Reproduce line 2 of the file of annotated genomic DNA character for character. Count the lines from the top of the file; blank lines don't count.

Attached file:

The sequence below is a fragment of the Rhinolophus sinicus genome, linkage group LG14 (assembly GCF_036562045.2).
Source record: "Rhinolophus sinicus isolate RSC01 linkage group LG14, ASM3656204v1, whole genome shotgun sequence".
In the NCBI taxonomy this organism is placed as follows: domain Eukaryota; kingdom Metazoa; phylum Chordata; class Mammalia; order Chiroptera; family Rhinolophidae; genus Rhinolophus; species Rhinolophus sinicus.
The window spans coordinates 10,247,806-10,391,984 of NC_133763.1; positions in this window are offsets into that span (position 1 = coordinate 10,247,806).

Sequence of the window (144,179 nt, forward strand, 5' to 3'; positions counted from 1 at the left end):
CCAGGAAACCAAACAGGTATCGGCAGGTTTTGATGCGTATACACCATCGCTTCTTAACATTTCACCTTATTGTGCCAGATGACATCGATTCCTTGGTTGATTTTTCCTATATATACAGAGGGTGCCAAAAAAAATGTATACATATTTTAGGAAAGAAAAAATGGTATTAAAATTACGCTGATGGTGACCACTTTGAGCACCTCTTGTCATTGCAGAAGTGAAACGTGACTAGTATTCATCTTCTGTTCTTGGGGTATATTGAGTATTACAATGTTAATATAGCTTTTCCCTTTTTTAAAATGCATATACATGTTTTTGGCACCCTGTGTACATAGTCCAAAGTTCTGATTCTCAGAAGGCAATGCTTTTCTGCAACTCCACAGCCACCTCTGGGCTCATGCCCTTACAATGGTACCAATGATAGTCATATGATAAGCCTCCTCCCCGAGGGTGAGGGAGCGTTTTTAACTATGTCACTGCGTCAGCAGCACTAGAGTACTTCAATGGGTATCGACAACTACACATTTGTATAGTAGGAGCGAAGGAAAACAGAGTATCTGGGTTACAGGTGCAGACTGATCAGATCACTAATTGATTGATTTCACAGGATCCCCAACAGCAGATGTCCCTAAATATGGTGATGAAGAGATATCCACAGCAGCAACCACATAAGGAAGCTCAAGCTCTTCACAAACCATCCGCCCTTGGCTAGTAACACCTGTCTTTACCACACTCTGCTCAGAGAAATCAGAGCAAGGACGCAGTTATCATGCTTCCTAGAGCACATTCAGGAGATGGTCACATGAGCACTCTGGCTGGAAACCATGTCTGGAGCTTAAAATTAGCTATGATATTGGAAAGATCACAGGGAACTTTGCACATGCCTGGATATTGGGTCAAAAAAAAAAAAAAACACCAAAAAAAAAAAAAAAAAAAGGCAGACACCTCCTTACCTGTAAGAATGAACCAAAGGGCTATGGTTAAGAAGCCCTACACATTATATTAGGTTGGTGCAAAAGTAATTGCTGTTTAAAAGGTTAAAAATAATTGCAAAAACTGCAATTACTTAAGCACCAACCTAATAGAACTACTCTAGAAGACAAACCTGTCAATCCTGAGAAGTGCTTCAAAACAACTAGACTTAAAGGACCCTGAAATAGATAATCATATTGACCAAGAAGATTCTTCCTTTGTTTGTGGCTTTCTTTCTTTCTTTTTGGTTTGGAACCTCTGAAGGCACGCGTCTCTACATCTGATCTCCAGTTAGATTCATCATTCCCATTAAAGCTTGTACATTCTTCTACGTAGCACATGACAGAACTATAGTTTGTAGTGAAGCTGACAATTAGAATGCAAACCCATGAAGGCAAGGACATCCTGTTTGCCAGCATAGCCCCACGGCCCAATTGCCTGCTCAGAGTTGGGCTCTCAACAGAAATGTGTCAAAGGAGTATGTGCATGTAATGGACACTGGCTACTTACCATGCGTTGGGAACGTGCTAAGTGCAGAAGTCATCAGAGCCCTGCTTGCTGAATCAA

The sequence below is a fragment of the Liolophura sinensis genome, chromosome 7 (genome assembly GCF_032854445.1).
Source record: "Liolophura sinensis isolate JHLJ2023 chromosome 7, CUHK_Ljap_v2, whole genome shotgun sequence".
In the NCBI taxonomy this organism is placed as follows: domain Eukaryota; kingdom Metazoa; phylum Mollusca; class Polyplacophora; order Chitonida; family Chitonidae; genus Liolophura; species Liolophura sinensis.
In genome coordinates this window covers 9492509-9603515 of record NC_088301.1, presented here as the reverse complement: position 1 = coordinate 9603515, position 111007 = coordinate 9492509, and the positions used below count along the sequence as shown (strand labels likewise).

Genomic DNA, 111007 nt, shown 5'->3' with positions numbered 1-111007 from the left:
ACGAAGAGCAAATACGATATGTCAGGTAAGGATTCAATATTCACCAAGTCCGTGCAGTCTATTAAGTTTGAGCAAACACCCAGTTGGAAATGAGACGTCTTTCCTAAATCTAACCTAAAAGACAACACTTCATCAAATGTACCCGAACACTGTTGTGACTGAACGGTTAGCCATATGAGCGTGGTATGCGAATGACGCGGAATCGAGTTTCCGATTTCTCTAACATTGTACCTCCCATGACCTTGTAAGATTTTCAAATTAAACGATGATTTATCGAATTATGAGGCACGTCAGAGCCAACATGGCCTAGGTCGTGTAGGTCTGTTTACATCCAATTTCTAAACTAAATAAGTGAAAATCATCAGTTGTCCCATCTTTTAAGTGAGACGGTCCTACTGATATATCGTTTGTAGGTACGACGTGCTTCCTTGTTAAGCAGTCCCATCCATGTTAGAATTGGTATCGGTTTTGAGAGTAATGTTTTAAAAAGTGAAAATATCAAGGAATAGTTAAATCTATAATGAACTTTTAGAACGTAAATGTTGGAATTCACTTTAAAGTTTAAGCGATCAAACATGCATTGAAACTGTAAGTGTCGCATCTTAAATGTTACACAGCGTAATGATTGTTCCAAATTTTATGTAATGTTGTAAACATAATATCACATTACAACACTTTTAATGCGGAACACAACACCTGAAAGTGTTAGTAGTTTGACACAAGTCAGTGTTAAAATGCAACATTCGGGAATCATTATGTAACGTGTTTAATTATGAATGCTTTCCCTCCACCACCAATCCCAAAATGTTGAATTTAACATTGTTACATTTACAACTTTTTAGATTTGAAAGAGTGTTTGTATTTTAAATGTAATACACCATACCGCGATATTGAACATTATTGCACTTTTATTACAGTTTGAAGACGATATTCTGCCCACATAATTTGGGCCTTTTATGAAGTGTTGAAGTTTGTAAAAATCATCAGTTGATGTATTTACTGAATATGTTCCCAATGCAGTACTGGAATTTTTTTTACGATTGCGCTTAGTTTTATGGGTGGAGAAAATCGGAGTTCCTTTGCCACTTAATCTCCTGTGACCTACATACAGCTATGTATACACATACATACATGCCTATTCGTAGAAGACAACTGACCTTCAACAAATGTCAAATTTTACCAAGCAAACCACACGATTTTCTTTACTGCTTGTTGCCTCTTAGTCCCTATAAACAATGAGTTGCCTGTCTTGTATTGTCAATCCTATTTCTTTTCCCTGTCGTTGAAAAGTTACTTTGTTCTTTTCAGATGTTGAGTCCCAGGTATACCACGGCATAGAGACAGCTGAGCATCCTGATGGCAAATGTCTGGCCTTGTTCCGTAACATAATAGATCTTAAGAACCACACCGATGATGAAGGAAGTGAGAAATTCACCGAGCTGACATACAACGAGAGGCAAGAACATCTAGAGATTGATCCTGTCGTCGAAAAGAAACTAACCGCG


Source record: "Rhinolophus sinicus isolate RSC01 linkage group LG14, ASM3656204v1, whole genome shotgun sequence".